Stories of dance around the world
“Dance is meditation in motion.”
The more you move around the world, you will see that people differ in many ways, especially in the way they move and dance. Humans across the world share the same body of two hands and two legs, The huge spectrum of dance forms created by movements of the same body, always leaves us awestruck. Every dance tells us a story about its people, what they believed in and what expression meant for them.
Today, we look at the stories of few dance forms, some famous, some not so famous, and peek into what it tells us about the history of the local cultures where these forms were born.
We start with Hip Hop because of its universality. Hip Hop in itself is a culture with 5 parts – MCing, DJing, Breakdance, Graffiti, and Knowledge. The essence of Hip Hop is in rebel and how it stems from the oppressed or the poor communities of a culture, who channel their raw energy and anger, to revolutionize societies. Though hip-hop style for each country or even city is unique, the spirit of Hip Hop is something every hip hop artist around the world shares. If you find Hip Hop artists in a city, their language will tell you a different story of the brotherhood. Hip hop artists from Mumbai, India, the city to host the largest slum in Asia, speak a lot about hunger, poverty, friendship, the feeling of community, anger towards political figures and love towards parents. These values are also an important part of the Indian culture. Their dance is assertive and aggressive. It speaks for rights and revolutions. If you move towards African hip hop, they speak a lot about their status, their history, love within the blacks, the solidarity they share, and their individual pride. Their dance is a level of sass, most of us will never be able to achieve. Their art and this medium is so significant and important to them that it is not wrong to say that they are “twerking their problems away”. Each city speaks a different vocabulary, a different expression and yet the same spirit of the oppressed rising up and quitting to be quiet across the world.
This magnificent art form is considered to be a combination of music, dance and martial arts. It holds with it the values of interdependence and non-violence. Originally, it was simply a form of acrobatics or martial arts. However, it’s routines and movements were never used as a medium to hurt or attack anyone, but simply to express one’s freedom and at the same time their interdependence with the group. You need a minimum of 2 people and maximum to perform Capoeira. It is a complicated blend of sharp hand movements, inverted kicks and a constant flow of movements in relation to the ground or your co-dancers. Touching the ground is a common and frequent part of the routine, showing how close it is to nature and its roots. It was created by enslaved Africans in Brazil in the beginning of the 16th century. The performers sing, play instruments , move and dance to express and share their tales. Today, you are likely to find Capoeira groups and artists in countries all across the world.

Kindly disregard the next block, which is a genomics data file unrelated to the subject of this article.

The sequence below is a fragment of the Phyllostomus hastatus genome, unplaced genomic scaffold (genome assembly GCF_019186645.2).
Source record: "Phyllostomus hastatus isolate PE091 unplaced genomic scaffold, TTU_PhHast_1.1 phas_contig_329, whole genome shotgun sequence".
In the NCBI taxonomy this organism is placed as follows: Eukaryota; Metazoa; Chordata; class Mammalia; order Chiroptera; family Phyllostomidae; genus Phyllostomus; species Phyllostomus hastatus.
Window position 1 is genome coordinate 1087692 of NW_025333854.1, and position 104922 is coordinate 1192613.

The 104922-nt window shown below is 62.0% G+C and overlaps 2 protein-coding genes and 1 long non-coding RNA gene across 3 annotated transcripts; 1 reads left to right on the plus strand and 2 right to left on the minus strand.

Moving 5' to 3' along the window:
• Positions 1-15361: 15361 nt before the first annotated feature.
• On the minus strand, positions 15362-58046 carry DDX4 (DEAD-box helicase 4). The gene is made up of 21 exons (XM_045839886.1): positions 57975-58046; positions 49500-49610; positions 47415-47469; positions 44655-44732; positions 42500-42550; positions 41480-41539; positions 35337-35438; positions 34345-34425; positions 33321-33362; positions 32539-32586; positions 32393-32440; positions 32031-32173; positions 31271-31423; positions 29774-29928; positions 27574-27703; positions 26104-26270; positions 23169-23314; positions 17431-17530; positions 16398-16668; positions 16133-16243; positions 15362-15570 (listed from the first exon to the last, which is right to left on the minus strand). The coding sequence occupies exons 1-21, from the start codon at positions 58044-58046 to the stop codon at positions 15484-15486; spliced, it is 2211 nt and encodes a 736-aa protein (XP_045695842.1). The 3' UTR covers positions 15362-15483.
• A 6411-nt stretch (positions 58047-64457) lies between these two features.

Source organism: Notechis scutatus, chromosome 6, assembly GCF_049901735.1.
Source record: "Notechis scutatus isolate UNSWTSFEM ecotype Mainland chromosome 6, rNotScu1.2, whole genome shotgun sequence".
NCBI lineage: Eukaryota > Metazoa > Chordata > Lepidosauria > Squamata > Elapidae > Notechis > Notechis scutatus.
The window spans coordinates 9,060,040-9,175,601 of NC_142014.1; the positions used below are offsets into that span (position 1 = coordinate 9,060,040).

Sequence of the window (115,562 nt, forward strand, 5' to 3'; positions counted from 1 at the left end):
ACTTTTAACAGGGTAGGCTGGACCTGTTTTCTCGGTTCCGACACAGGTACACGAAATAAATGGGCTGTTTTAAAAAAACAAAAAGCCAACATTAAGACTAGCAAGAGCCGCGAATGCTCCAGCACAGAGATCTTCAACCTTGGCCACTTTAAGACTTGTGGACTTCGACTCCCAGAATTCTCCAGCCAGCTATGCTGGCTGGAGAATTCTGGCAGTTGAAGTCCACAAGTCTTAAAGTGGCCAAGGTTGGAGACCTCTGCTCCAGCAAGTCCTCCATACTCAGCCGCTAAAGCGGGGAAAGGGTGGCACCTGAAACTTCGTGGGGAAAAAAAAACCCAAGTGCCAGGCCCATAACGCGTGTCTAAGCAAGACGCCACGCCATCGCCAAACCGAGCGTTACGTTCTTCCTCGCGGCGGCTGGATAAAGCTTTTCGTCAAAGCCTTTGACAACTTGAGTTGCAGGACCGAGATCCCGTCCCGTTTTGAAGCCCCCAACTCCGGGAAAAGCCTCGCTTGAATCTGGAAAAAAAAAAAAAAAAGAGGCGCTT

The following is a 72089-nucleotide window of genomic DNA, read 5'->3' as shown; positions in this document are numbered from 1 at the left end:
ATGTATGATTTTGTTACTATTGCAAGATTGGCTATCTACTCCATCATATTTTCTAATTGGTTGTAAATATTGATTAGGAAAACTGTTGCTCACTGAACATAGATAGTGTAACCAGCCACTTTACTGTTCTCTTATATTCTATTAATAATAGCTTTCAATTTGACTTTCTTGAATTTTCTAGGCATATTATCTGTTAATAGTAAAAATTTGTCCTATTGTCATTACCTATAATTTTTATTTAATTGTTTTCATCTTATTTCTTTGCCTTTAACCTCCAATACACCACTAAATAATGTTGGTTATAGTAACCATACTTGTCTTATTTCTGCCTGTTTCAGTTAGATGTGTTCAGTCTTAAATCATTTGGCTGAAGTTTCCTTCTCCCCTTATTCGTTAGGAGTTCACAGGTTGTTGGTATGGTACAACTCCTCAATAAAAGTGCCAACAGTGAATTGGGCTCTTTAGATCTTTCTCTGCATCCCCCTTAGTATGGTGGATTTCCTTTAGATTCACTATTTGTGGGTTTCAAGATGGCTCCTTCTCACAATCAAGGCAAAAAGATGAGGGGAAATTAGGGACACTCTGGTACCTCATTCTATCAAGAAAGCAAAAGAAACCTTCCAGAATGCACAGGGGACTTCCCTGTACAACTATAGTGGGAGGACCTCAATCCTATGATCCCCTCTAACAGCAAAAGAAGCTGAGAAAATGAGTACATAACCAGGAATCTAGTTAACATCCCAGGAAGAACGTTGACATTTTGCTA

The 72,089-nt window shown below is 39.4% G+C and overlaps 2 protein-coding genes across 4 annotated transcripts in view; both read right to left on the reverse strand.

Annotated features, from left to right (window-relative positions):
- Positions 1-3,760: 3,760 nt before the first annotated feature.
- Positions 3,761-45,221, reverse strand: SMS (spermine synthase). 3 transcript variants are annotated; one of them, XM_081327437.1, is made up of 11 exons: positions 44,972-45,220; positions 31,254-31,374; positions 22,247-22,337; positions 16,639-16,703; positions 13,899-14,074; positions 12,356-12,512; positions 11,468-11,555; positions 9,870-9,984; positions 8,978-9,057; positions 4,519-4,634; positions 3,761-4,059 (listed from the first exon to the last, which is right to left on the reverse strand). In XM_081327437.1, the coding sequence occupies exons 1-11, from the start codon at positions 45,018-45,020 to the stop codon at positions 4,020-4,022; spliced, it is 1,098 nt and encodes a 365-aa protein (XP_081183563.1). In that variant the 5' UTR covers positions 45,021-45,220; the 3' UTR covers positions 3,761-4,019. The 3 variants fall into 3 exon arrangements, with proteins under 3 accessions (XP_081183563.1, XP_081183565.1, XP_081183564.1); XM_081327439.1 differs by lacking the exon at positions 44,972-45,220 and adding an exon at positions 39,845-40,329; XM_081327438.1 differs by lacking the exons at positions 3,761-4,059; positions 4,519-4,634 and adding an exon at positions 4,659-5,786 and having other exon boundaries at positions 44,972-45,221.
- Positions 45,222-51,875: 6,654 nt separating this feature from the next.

Most dance forms have footwork unique to their style, but whacking is all about the hands. If you spend even two hours working on waacking dance movements, you won’t be able to hold a pen the next day. With sharp and perpendicular hand movements, the dance form will surprise you with how much you can do with your hands. It was born during the disco era of 1970s in the LGBT clubs of Los Angeles. The term ‘whack’ refers to striking something with a sharp blow and the essence of the dance form is to keep a sharp and strong stance, while being graceful and elegant at the same time. It was everything the community believed in – expressing, staying true to your identity and striking or attacking with strength and grace. The dance form blends its hand movements with elements of pose work, flaunting and basic footwork.
Kecak Trance Dance
Kerak, like many others, is a story-telling dance form. It incorporates multiple elements of drama to narrate stories without the use of any words. Originated in Indonesia , it is a Balinese Hindu dance and music drama The dance form was born in the 1930s when it was performed only by men. But the dance form evolved with the world around it, with a women Kecak group springing up in 2006. When performed, it can have more than 150 dancers on stage. It is often used to depict the stories of the Hindu Epic ‘Ramayana’ and can be broken into performances that last for weeks of evening entertainment. The roots of this dance form are sanghyang, which used to be a trance inducing or exorcism based dance form. The music of Kecak is a soft soothing and lyrics-less tune that pushes you into a meditative state of worship and devotion.
Hopak is a Ukrainian dance form that originated as a male dance form. It soon evolved for couples, mixed dance groups but yet with an essence of masculinity defining it. It is used in larger performance forms such as theatre, opera or ballet. The energetic, cheerful dance is characterized with a lot of playful jumping and hoping. It is an expression of amazement, surprise and fascination. Being a festive form of dance, it is performed in groups by amateur dancers who can move to any kind of tempo and music and are not limited by the kind of music playing. It celebrates a sense of heroism and spontaneity.
No matter where you go, you will find dance. It is as if the human body knew it was simply supposed to move, to express and to celebrate it’s existence in a community through dancing. We all chose to dance, but in ways so different, we could talk about it all day. An enriching travel experience will include food, sightseeing and dancing to the beats of the cultures you are visiting. To look at how people dance, is to truly understand them at their most raw, beautiful and expressive form.
Thanks for reading.
Have a good day!
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